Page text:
9 Introduction to Anatomy and Physiology

10 Levels of Organization  The Chemical (or Molecular) Level Atoms can combine to form molecules with complex shapes The functional properties of a particular molecule are determined by its unique 3D shape  The Cellular Level Molecules interact to form organelles, each of which has specific functions. Organelles are grouped to form cells  The Tissue Level Groups of cells working together to perform specific functions ○ Heart muscle cells interact with other types of cells and extracellular materials to form cardiac muscle tissue

11 Levels of Organization  The Organ Level Two or more tissues working in combination to perform several functions ○ Cardiac muscle tissue, in combination with connective tissue from the bulk of the heart.  The Organ System Level Two or more organs interacting ○ The heart and blood vessels work together to form the cardiovascular system.  The Organism Level Highest level of organization All organ systems working together

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13 Homeostasis

14  One of the roles of the organ systems in an organism is to maintain homeostasis.  Homeostasis – maintaining a stable internal environment. Absolutely vital to survival  Homeostatic regulation – adjustment of physiological systems to preserve homeostasis.

15 Homeostasis  2 mechanisms of homeostasis Autoregulation (intrinsic regulation) – when a cell, tissue, organ or organ system adjusts its activities automatically in response to an environmental change ○ Ex: when blood oxygen levels decrease in a tissue, the cells release a chemical that dilate local blood vessels. This increases blood flow and, therefore, oxygen.

16 Homeostasis  2 mechanisms of homeostasis (con’t) Extrinsic regulation – from activities of the nervous and/or endocrine systems. ○ Ex: During exercise, your nervous system increases heart rate so that blood will circulate faster. Will also decrease blood flow to less active organs.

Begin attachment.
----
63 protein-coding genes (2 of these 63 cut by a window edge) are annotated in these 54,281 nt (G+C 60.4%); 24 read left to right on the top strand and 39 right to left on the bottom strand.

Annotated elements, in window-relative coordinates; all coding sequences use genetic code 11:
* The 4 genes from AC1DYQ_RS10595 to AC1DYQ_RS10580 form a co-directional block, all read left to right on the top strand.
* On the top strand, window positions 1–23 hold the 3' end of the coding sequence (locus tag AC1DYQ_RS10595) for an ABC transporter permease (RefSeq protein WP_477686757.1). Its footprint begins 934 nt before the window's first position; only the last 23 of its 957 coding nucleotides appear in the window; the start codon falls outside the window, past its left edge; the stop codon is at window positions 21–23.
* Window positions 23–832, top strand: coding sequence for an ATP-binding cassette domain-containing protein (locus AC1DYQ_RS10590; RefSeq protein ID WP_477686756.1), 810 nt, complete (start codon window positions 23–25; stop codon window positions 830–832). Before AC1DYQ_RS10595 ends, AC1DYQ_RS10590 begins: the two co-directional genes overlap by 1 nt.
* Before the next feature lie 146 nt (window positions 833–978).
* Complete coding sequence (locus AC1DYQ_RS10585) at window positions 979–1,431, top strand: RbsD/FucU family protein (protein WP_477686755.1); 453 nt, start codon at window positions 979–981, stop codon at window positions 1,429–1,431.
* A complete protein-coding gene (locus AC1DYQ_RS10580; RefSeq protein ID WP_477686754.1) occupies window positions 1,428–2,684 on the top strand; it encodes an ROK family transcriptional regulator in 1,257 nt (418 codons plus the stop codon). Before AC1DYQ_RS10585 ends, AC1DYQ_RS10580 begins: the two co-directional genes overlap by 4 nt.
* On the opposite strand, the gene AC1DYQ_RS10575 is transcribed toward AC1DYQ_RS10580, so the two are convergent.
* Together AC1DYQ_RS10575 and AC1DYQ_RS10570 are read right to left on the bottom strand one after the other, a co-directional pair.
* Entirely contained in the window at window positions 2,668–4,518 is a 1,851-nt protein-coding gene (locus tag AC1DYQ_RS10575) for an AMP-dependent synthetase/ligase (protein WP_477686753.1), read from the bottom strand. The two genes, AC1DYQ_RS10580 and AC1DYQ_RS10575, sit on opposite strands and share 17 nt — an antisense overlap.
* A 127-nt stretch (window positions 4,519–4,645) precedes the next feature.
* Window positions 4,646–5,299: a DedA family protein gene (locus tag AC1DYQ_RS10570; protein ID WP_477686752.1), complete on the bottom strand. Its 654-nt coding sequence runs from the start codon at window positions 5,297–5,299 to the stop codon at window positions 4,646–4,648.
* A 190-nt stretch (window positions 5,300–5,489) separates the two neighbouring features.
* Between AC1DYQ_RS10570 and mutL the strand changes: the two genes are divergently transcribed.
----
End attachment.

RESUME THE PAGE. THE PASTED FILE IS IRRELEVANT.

17 Homeostasis  The nervous system directs rapid, short- term, and very specific responses Response to placing hand on a hot stove  Endocrine system releases hormones that affect tissues and organs throughout the body. Not immediate, not specific, may be long- term

18 Homeostasis  Homeostatic regulatory mechanism consists of 3 parts Receptor – sensor that is sensitive to a particular change in environment Control center – receives and processes info from receptor and sends out commands Effector – cell or organ that responds to the commands from control center.  Similar to thermostat in your house

19 Homeostasis  Negative feedback Most regulatory mechanisms involve this opposition to changing conditions Example is body temperature control (thermoregulation) ○ Control center is the hypothalamus region of the brain ○ Hypothalamus receives info from two receptors: skin receptors and one in hypothalamus ○ Normal body temp is 98.6 o. If temp increases, the control center targets two effectors: muscles in the walls of the blood vessels supplying the skin sweat glands